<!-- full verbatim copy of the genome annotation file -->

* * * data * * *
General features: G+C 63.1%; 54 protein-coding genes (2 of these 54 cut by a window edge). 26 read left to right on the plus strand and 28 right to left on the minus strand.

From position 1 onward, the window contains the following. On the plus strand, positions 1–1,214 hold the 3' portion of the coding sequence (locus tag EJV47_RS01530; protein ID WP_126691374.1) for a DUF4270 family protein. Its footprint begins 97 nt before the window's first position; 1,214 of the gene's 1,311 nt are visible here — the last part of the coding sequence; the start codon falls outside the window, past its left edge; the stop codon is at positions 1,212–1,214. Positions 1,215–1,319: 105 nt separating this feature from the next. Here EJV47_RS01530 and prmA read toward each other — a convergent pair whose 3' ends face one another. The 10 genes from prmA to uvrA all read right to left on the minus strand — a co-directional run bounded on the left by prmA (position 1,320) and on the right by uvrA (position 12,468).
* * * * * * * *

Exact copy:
General features: G+C 63.1%; 54 protein-coding genes (2 of these 54 cut by a window edge). 26 read left to right on the plus strand and 28 right to left on the minus strand.

From position 1 onward, the window contains the following. On the plus strand, positions 1–1,214 hold the 3' portion of the coding sequence (locus tag EJV47_RS01530; protein ID WP_126691374.1) for a DUF4270 family protein. Its footprint begins 97 nt before the window's first position; 1,214 of the gene's 1,311 nt are visible here — the last part of the coding sequence; the start codon falls outside the window, past its left edge; the stop codon is at positions 1,212–1,214. Positions 1,215–1,319: 105 nt separating this feature from the next. Here EJV47_RS01530 and prmA read toward each other — a convergent pair whose 3' ends face one another. The 10 genes from prmA to uvrA all read right to left on the minus strand — a co-directional run bounded on the left by prmA (position 1,320) and on the right by uvrA (position 12,468).